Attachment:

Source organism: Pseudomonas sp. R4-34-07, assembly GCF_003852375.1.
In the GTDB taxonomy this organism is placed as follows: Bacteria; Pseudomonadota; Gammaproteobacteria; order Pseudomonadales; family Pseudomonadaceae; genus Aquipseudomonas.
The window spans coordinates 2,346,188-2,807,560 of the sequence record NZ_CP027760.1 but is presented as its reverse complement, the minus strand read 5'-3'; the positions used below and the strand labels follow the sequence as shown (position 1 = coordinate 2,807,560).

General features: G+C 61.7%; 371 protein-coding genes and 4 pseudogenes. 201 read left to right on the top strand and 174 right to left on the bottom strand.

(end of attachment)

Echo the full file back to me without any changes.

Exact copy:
Source organism: Pseudomonas sp. R4-34-07, assembly GCF_003852375.1.
In the GTDB taxonomy this organism is placed as follows: Bacteria; Pseudomonadota; Gammaproteobacteria; order Pseudomonadales; family Pseudomonadaceae; genus Aquipseudomonas.
The window spans coordinates 2,346,188-2,807,560 of the sequence record NZ_CP027760.1 but is presented as its reverse complement, the minus strand read 5'-3'; the positions used below and the strand labels follow the sequence as shown (position 1 = coordinate 2,807,560).

General features: G+C 61.7%; 371 protein-coding genes and 4 pseudogenes. 201 read left to right on the top strand and 174 right to left on the bottom strand.